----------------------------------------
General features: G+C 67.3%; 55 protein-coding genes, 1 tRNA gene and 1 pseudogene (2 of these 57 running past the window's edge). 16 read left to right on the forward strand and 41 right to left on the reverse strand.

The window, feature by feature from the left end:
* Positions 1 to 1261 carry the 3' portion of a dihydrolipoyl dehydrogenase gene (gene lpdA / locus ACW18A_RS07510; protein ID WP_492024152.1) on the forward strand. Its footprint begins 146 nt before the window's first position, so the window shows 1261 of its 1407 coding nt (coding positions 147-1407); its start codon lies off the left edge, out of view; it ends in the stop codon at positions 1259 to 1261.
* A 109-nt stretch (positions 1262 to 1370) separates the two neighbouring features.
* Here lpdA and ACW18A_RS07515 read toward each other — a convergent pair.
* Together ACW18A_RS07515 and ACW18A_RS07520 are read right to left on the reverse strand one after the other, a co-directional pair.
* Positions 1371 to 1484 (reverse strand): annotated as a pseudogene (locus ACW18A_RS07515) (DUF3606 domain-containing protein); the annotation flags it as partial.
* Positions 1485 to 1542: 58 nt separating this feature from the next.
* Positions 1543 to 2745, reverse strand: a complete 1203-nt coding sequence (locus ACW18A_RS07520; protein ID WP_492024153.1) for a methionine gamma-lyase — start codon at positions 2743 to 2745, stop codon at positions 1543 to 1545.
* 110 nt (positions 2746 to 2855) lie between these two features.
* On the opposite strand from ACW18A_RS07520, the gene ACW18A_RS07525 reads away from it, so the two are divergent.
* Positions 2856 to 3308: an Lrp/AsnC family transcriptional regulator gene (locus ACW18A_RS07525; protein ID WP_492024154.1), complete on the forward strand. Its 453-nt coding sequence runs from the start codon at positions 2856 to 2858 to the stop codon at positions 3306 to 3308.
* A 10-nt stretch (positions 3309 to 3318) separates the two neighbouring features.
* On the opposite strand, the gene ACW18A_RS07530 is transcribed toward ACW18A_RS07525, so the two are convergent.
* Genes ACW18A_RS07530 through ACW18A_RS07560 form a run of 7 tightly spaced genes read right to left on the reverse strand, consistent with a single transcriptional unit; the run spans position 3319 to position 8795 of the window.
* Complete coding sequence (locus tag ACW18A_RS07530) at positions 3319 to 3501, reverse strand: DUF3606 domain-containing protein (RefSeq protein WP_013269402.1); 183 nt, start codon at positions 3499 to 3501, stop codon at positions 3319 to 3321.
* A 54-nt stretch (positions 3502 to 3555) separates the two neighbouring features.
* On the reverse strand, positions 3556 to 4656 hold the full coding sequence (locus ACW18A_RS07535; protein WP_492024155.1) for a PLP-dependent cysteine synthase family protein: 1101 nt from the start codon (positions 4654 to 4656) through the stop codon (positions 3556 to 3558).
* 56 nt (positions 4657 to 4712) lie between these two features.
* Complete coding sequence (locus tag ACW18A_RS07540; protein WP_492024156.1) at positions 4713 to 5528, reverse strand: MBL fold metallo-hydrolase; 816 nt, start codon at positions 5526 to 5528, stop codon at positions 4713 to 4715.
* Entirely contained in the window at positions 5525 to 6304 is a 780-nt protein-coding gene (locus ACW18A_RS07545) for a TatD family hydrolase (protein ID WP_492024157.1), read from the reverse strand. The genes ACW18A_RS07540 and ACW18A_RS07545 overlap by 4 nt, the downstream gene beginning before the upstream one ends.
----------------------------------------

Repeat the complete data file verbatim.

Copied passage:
General features: G+C 67.3%; 55 protein-coding genes, 1 tRNA gene and 1 pseudogene (2 of these 57 running past the window's edge). 16 read left to right on the forward strand and 41 right to left on the reverse strand.

The window, feature by feature from the left end:
* Positions 1 to 1261 carry the 3' portion of a dihydrolipoyl dehydrogenase gene (gene lpdA / locus ACW18A_RS07510; protein ID WP_492024152.1) on the forward strand. Its footprint begins 146 nt before the window's first position, so the window shows 1261 of its 1407 coding nt (coding positions 147-1407); its start codon lies off the left edge, out of view; it ends in the stop codon at positions 1259 to 1261.
* A 109-nt stretch (positions 1262 to 1370) separates the two neighbouring features.
* Here lpdA and ACW18A_RS07515 read toward each other — a convergent pair.
* Together ACW18A_RS07515 and ACW18A_RS07520 are read right to left on the reverse strand one after the other, a co-directional pair.
* Positions 1371 to 1484 (reverse strand): annotated as a pseudogene (locus ACW18A_RS07515) (DUF3606 domain-containing protein); the annotation flags it as partial.
* Positions 1485 to 1542: 58 nt separating this feature from the next.
* Positions 1543 to 2745, reverse strand: a complete 1203-nt coding sequence (locus ACW18A_RS07520; protein ID WP_492024153.1) for a methionine gamma-lyase — start codon at positions 2743 to 2745, stop codon at positions 1543 to 1545.
* 110 nt (positions 2746 to 2855) lie between these two features.
* On the opposite strand from ACW18A_RS07520, the gene ACW18A_RS07525 reads away from it, so the two are divergent.
* Positions 2856 to 3308: an Lrp/AsnC family transcriptional regulator gene (locus ACW18A_RS07525; protein ID WP_492024154.1), complete on the forward strand. Its 453-nt coding sequence runs from the start codon at positions 2856 to 2858 to the stop codon at positions 3306 to 3308.
* A 10-nt stretch (positions 3309 to 3318) separates the two neighbouring features.
* On the opposite strand, the gene ACW18A_RS07530 is transcribed toward ACW18A_RS07525, so the two are convergent.
* Genes ACW18A_RS07530 through ACW18A_RS07560 form a run of 7 tightly spaced genes read right to left on the reverse strand, consistent with a single transcriptional unit; the run spans position 3319 to position 8795 of the window.
* Complete coding sequence (locus tag ACW18A_RS07530) at positions 3319 to 3501, reverse strand: DUF3606 domain-containing protein (RefSeq protein WP_013269402.1); 183 nt, start codon at positions 3499 to 3501, stop codon at positions 3319 to 3321.
* A 54-nt stretch (positions 3502 to 3555) separates the two neighbouring features.
* On the reverse strand, positions 3556 to 4656 hold the full coding sequence (locus ACW18A_RS07535; protein WP_492024155.1) for a PLP-dependent cysteine synthase family protein: 1101 nt from the start codon (positions 4654 to 4656) through the stop codon (positions 3556 to 3558).
* 56 nt (positions 4657 to 4712) lie between these two features.
* Complete coding sequence (locus tag ACW18A_RS07540; protein WP_492024156.1) at positions 4713 to 5528, reverse strand: MBL fold metallo-hydrolase; 816 nt, start codon at positions 5526 to 5528, stop codon at positions 4713 to 4715.
* Entirely contained in the window at positions 5525 to 6304 is a 780-nt protein-coding gene (locus ACW18A_RS07545) for a TatD family hydrolase (protein ID WP_492024157.1), read from the reverse strand. The genes ACW18A_RS07540 and ACW18A_RS07545 overlap by 4 nt, the downstream gene beginning before the upstream one ends.